SOME church insiders described Fr Brendan Leahy as "a safe pair of hands" in the wake of his appointment as the next bishop of Limerick, while critics have slated the appointment of "another pious apparatchik".
Those favouring the 53-year-old Dubliner's
appointment consider him a worthy intellectual successor to Bishop Donal
Murray, one of the Irish hierarchy's theological heavy-hitters.
Murray was parachuted into Limerick from the diocese of Dublin in 1996,
but was forced to resign in November 2009 following criticisms of his
handling of abuse allegations while an auxiliary bishop in Dublin.
Leahy is currently Professor of Systematic Theology at St Patrick's
College, Maynooth. A lawyer by training, he studied at UCD before being
called to the Bar in 1983. He was ordained in 1986.
one church insider as the kind of "pleasant and caring" face the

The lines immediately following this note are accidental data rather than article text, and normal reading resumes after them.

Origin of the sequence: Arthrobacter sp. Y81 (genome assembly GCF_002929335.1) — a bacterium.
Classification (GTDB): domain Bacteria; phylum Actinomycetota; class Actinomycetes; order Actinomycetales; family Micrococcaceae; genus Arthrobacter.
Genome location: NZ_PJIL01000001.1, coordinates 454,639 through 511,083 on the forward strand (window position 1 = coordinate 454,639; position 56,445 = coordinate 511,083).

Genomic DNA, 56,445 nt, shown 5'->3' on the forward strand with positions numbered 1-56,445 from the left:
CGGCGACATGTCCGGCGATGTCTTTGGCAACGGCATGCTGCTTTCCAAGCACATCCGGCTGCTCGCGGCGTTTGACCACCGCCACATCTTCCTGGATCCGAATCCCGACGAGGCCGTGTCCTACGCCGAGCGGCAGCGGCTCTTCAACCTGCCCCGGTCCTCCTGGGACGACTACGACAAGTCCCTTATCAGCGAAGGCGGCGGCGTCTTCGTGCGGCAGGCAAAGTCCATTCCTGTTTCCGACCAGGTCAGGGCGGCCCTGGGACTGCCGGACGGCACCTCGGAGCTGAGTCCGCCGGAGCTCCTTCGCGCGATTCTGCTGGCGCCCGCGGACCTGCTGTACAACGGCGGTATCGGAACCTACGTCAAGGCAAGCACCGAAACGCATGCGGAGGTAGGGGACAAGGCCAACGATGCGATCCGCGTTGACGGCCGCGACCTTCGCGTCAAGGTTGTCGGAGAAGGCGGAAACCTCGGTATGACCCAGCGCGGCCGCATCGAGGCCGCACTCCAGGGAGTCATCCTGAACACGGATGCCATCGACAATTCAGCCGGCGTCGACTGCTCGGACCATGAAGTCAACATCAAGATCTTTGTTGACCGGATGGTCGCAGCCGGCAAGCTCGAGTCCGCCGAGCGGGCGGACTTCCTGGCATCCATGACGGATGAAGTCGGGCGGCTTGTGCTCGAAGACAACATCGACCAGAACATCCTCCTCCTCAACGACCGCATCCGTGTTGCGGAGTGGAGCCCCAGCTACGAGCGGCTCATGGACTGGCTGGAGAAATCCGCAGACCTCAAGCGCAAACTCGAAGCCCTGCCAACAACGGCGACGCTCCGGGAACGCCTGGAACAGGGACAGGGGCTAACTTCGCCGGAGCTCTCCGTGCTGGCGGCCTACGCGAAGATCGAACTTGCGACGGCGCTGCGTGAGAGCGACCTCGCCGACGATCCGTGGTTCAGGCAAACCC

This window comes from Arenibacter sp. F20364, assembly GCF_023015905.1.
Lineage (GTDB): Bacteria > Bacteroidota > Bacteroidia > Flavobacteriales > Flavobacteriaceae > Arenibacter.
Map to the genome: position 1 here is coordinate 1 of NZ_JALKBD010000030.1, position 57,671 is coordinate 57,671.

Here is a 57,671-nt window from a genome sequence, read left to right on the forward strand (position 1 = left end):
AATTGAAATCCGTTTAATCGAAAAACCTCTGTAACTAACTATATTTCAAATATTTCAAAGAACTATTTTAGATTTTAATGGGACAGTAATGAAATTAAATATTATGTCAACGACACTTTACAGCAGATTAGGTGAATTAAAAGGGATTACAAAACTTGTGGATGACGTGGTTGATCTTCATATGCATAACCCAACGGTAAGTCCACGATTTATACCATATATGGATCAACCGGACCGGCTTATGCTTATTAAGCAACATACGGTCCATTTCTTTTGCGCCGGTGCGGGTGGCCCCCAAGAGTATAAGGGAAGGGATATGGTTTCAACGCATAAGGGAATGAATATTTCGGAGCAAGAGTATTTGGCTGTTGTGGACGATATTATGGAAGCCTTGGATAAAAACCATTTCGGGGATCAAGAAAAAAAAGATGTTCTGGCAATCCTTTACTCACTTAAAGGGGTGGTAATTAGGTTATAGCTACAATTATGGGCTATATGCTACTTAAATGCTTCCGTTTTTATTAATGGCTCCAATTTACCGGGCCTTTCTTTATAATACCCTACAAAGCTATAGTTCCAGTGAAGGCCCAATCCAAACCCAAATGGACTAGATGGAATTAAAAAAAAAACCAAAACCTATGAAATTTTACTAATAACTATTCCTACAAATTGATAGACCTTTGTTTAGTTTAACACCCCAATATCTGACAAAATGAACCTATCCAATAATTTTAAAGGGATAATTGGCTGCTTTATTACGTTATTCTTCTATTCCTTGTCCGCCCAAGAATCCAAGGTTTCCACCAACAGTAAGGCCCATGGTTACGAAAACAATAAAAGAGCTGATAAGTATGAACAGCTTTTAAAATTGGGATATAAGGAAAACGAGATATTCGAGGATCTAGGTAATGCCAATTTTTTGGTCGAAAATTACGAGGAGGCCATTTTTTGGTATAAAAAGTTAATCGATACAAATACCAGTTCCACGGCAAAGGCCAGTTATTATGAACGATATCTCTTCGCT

Catholic Church needs in order to rebuild the trust of the faithful in
Ireland, his rapid rise to the episcopacy comes despite one source
insisting "he is not a careerist".
He is deemed by some clerics as
However, according to a colleague in Maynooth, a point
in Fr Leahy's favour is that he is very much "centre ground" and cannot
be bracketed as either progressive or conservative.
He is, therefore,
seen as a possible bridge builder in a divided Irish church.
Though Fr Leahy grew up in Crumlin, both his parents, who were teachers, were from Ballyferriter in west Kerry.
his statement accepting the role, the bishop-elect said that though he
couldn't "claim to have great links with Limerick" his father taught for
a year in Athea, Co Limerick, in the 1940s.
Speaking at Limerick
cathedral, he added: "I recognise I'll probably have to improve my
knowledge of rugby, and be more informed about hurling."
was a key figure in the drafting of the overall theme of last year's
International Eucharistic Congress in Dublin: 'Communion with Christ and
One Another' and its emphasis on ecumenism.
He was also "crucial", according to Cardinal Sean Brady,
to the organisation of a major international theological conference
ahead of IEC2012, which according to one theologian showcased his
administrative skills and ability to work with a range of different
Sources suggest that the success of both events put him in line
for high-profile recognition.
Over the past couple of years Fr Leahy's name had been touted as a contender for other high-profile roles.